The Houston Astros’ bullpen is jumping all over the place, so why not take a look at Brad Peacock?
The bullpen has been nothing but lackluster, as it starts to shake off some heavy rust from the past month. Even when the starting pitchers go deep, the late-game arms are struggling to command pitches and keep runners off base.
With the only high-leverage arm currently in Ryan Pressly, the Houston Astros could take a look at an old friend in Brad Peacock. The franchise has stated that they are looking to internal solutions to fix the bullpen, but with Peacock throwing a showcase on Friday, the front office should take a look, because why not?
For close to seven years, Peacock was a diligent starter and reliever for the Astros, that found himself excelling in both roles in the 2017 World Series push. While falling to a shoulder injury in 2020, we never got to see the right-hander make a case for a return, but now, the 33-year-old is looking for a comeback. I pledged for Peacock to return to Houston this past offseason, but now healthy, there is a case to re-sign.
Many older pitchers returning to the game won’t be making high-figured money, and for the Astros’ nearing the luxury tax threshold, a possible minor-league deal could be offered if Peacock catches scouts’ eyes.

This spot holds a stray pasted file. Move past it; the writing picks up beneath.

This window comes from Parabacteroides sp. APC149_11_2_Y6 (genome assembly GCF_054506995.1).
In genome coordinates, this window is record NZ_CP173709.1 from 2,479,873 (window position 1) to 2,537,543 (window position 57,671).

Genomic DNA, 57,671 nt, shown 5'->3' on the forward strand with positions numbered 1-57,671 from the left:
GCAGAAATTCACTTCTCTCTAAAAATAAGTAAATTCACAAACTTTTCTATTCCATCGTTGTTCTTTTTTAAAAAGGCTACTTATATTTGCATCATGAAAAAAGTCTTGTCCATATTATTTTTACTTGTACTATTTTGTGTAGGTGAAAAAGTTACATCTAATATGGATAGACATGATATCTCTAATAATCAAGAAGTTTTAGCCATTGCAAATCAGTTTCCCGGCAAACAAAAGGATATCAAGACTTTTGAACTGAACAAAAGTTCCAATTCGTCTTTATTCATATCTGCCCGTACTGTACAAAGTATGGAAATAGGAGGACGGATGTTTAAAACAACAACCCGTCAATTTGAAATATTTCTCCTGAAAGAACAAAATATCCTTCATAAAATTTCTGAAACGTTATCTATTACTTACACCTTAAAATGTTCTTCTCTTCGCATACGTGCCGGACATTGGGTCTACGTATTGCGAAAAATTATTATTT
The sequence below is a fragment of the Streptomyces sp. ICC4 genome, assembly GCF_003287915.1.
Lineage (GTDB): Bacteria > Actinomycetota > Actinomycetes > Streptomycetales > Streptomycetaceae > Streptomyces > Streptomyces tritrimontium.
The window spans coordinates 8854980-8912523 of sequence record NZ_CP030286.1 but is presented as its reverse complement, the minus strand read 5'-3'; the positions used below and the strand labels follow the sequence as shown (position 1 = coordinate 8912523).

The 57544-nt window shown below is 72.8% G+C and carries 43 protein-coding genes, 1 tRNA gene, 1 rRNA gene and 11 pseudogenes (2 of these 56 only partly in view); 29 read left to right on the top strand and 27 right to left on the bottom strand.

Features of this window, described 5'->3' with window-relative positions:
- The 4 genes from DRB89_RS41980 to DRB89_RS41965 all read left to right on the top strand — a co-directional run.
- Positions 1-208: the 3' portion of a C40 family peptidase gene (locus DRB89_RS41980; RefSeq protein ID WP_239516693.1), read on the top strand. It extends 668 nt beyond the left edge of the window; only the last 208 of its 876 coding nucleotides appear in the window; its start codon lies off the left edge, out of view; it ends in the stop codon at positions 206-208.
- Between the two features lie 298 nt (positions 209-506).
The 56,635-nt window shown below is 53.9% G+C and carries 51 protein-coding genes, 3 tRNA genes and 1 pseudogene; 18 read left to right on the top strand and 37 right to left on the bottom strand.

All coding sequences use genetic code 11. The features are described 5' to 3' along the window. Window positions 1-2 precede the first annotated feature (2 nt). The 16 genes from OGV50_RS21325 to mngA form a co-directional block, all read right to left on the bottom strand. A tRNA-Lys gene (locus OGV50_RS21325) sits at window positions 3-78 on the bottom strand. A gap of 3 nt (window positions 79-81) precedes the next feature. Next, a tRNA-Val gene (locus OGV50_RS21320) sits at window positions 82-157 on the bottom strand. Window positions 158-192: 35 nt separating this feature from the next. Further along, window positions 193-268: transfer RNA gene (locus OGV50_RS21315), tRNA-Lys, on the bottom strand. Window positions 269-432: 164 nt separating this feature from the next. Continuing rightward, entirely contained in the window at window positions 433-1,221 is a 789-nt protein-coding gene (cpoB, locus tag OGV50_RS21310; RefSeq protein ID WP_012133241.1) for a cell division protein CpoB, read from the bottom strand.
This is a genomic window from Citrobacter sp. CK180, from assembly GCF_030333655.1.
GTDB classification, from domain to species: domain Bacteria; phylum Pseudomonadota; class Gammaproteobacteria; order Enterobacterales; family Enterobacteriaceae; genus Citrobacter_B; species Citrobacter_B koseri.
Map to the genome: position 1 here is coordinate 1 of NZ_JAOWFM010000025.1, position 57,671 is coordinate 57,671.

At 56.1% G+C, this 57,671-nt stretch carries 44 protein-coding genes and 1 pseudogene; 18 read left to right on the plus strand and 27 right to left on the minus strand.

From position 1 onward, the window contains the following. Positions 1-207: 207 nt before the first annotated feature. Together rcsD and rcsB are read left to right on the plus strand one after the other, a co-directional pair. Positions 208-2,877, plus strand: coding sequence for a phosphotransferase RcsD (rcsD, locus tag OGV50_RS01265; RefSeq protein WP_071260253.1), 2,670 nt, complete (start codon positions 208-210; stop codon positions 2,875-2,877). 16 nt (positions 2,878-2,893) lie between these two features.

The right-hander has never made more than $3.9 million a year, and after falling to injury, a large paycheck wouldn’t be an option for an average arm. This low-cost, intelligent signing would be a veteran option to a young bullpen, and with Joe Smith’s numbers still inflated and now on the 10-day injured list with elbow soreness, Peacock could be an experienced replacement.
Decent track record as reliever and starter
Without options, Peacock might not be wanted to help out this bullpen, but with a reliable track record and a career ERA of 4.01, the right-hander will end up somewhere this season. As a veteran arm, the Astros would be adding a five-pitch hurler.
The right-hander’s exit from Houston didn’t go as planned, but every fan will have their respected opinion on Peacock. As much as some might think he is good depth or others think that he struggled, the Astros would have to go against their recent mindset of not adding outside options.
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Nothing to lose
While we haven’t seen Peacock pitch since September of 2020, there isn’t much evidence showing that the right-hander is back to his 2017-2019 form. For all we know, he could be better or regressed from his shoulder surgery.
This opens the case of there being nothing to lose. The Astros can visit their former employee and see where he stands. If the hurler is still waiting on a possible contract, it would behoove them to offer a minor-league deal. Signing Peacock wouldn’t put the Astros in a pickle, and if he ends up not reaching his ceiling, then end the experiment.
We have seen the Astros sign former major leaguers this season to minor-league deals, and if Peacock excels in Triple-A, then you might have a ‘problem.’ There is a roster spot open with Kent Emanuel having season-ending surgery, but with Josh James anticipated return nearing, it makes sense that the seat is his.
The 40-man roster doesn’t have many options for moving players, but if the Astros want to open up spots, then a DFA or trade would be needed. Optionable pitching is something worth holding onto, but if the goal is another Commissioner’s Trophy, then the best pitchers will be on the roster.